So this is an attempt to succinctly lay out some games studies stuff I've been cooking on for a while. The basic thrust is applying Heidegger's aesthetics to games, then going to Levinas to understand the interpersonal and ethical implications of games. I conceive of this structure as extending to forms of games outside of RPGs, so I'll likely draw on board games and/or video games, as well as RPGs, as examples throughout.
It's my hope that someone, anyone, will find this useful or at least comprehensible. We'll see.
I. Earth and World
So first I need to explain some Heideggerian terminology. I don't really understand Heidegger (who does?), so it's probably best to read this as “some dude's misreading of Heidegger” and hope it's worthwhile by the end. If you'd like to get this stuff straight from the horse's mouth, go read The Origin of the Work of Art.
Heidegger, in attempting to position the work of art ontologically, arrives at two complex concepts: Earth and World. The work of art sets up a struggle between these two. We'll start with World.
An object's World is the entire web of significations associated with it. His example is a table: it is connected to the people who sit at it, the conversations had around it, the carpenter who made it, the meals eaten and work done at it, and so on. And each of those things has a further world, connecting them to further things.
Earth is the the set of background assumptions and conditions upon which the World of the object emerges. It is outside of World, and gives World its shape. It's the materials the object is made from, and the circumstances that prompted its creation, as well as the implicit background assumptions necessary for every utterance and representation. Art objects, for Heidegger, set up a kind of tension between Earth and World.
The work of art is inherently a World; it contains its own set of significations, it coheres within itself and to other objects. It also inherently appeals to Earth, highlighting the implicit assumptions that give the World of the object its shape (this is tied to the old idea in poetry that every poem is an ars poetica). That is to say, a work of art seeks by its nature to reveal Earth, to illuminate it; but Earth resists revelation. Earth is ineffable and unintelligible.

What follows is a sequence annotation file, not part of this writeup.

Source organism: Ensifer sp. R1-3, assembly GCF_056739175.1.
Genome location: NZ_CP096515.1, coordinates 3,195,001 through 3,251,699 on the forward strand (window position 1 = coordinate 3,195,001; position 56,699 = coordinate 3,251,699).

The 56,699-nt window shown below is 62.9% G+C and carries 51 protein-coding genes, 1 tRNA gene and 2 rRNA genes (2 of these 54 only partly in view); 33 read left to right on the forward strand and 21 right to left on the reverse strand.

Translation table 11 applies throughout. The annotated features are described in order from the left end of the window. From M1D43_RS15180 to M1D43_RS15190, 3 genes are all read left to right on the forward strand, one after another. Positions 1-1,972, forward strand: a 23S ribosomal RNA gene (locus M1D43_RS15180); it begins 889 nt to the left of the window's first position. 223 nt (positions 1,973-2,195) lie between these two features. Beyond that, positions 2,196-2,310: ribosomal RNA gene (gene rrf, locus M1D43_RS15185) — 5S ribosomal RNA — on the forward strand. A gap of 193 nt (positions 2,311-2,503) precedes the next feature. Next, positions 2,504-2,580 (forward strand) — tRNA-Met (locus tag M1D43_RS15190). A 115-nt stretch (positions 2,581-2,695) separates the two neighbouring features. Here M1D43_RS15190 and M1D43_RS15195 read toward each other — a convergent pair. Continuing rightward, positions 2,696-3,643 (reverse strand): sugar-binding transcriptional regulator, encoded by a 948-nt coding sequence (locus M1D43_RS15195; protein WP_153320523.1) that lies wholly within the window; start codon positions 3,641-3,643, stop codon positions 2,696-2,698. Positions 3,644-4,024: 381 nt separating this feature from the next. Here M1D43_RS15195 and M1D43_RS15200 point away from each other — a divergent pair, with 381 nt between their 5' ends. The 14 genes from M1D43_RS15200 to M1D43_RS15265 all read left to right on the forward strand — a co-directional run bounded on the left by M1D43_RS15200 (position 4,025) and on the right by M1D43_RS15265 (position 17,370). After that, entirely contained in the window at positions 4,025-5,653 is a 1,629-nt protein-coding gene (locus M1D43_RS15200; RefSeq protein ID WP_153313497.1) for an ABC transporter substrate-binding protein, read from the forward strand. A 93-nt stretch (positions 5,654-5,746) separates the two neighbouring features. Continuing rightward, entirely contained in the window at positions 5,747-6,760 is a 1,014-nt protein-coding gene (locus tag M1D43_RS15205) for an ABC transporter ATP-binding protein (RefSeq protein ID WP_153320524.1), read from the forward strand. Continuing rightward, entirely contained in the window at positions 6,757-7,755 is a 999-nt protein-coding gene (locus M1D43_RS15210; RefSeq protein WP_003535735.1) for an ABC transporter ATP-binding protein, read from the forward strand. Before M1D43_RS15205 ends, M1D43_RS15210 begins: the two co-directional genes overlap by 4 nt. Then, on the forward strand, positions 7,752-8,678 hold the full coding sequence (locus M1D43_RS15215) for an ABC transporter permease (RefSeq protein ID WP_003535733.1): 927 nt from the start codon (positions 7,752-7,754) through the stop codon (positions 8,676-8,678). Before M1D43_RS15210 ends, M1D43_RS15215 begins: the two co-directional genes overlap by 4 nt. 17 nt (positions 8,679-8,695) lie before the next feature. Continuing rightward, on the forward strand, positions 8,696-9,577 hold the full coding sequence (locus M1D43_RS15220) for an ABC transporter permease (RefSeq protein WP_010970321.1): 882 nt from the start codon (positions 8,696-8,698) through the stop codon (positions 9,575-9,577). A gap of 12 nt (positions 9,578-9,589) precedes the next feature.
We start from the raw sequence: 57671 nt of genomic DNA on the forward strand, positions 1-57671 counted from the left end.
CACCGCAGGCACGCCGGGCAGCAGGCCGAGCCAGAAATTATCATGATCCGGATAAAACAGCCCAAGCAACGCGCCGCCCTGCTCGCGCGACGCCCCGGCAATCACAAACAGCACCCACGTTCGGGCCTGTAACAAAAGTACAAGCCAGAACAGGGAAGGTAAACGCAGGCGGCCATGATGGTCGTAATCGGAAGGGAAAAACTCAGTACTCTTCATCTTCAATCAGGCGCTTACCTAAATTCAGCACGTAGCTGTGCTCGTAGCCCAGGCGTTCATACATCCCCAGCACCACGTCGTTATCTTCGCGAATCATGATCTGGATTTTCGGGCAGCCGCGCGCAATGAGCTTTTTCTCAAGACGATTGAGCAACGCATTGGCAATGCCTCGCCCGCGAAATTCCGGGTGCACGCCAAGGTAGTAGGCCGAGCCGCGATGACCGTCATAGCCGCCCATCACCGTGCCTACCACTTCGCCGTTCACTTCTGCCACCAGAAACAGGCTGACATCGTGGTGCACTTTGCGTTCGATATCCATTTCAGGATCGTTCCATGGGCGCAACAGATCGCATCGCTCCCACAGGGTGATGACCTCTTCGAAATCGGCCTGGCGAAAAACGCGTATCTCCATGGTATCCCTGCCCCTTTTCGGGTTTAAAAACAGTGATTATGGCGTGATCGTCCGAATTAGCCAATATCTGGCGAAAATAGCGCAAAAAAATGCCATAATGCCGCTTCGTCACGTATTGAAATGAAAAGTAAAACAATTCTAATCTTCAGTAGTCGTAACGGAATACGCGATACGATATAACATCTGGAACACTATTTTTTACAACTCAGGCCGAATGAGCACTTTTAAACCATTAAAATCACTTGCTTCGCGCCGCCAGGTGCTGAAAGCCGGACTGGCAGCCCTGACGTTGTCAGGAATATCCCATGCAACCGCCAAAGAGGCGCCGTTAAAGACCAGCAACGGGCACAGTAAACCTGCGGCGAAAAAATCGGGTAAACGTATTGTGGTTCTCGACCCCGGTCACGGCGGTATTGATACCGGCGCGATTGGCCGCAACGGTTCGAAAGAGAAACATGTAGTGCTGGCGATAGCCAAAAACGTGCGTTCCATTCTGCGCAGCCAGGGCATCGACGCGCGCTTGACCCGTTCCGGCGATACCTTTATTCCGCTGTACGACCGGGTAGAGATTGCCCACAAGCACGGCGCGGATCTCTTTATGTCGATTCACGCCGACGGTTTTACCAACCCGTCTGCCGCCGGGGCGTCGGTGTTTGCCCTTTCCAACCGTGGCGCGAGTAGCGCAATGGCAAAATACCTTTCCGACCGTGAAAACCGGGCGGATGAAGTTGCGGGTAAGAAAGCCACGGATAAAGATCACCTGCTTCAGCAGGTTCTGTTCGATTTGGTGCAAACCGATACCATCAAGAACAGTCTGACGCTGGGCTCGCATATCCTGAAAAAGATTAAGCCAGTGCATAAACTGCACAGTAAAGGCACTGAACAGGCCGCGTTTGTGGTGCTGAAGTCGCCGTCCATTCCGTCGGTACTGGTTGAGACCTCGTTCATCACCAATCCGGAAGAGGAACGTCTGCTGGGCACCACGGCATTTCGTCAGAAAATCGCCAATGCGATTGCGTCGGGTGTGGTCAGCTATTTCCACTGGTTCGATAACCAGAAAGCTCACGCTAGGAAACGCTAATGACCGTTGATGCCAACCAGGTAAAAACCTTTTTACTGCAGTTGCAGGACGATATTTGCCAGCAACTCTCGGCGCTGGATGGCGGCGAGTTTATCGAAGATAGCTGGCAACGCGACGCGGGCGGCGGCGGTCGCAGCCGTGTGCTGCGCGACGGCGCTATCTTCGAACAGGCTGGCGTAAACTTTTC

This struggle—the World of the work of art seeking to ground the Earth, to pull Earth down from the divine into the world of intelligibility—is the creation of Truth (concealment is a necessary precondition for unconcealment, aletheia, etc). And the work of art shows us this process, eternally deadlocked. World illuminates Earth, and Earth resists illumination, and the work of art sits uncomfortably in the space created by the equilibrium of that process.
There's a lot in there, and a lot I've left out, but it should serve as a starting point.
II. World-as-Earth, Magic Circle, Tournaments, Bleed
So here's where we get to my shit. I posit that games occupy a relatively unique ontological position, compared to the description of the work of art above. Everything above applies (games create a World against the background Earth of our shared universe), but games also set up an “Inside,” microcosmic version of that same Earth-World dynamic in each individual play.
As an object (that is, outside of play), the game is a World and interacts with Earth in the expected ways, etc. In play, however, the World of the game-outside becomes Earth to the play-inside. The game becomes the set of background assumptions upon which players act; I'm calling this World-as-Earth. And player action/interaction inside the World-as-Earth constitutes a kind of inside-World (or a set of inside-Worlds) that seeks to illuminate and reveal the World-as-Earth of the game.
This has some unexpected consequences, not least of which is: playing games (not merely the games themselves, but playing them) is, in the firmest and most emphatic terms, art.
This also sets up the game as a limn, a kind of nexus connecting our outside experience of the game-in-itself as an art-object to our inside experience of our playing of the game as art. And the game is able, under some circumstances, to allow the passage of information from outside to inside, or vice versa.
In the case of information traveling from inside the play of a game to our lived existences outside of the game, we have a few terms for that. LARPers talk about “bleed,” board gamers and TTRPG people have the “magic circle.” These are both acknowledgements of the game's permeability; what is World inside the game can travel across the game-as-Earth, through the game-as-World, and finally into the universe outside. This is typically something to be guarded against, or at least regarded with caution. The World inside the game is often a place different enough from our own that we must be careful how much of it we allow into our capital-R Reality.
I'd also like to point to tournament rules for games that have tournaments. This is another way we conceive of the permeability of the limn between the game-outside and the play-inside. After all, what are tournament results except information from inside the play of a game that has made its way out into the universe outside, and is used to rank real people. I want to attempt to be clear: these rankings are not merely rankings of plays, but rankings of people and their abstracted/embodied ability to play well. Put another way, it's not that tournaments rank players-in-a-game, but that they rank people and their ability to be a player of the game. Ultimately, the inside information garnered in play is used to pass judgement outside, not inside.
III. Next Steps
I plan to write an explanation of how this Heideggerian conception of the Art-ness of games gets us to an ethical understanding of games. For that, I'm going to go to my boy Levinas. But that'll have to wait until tomorrow, because this is more than enough baffling prose for one day.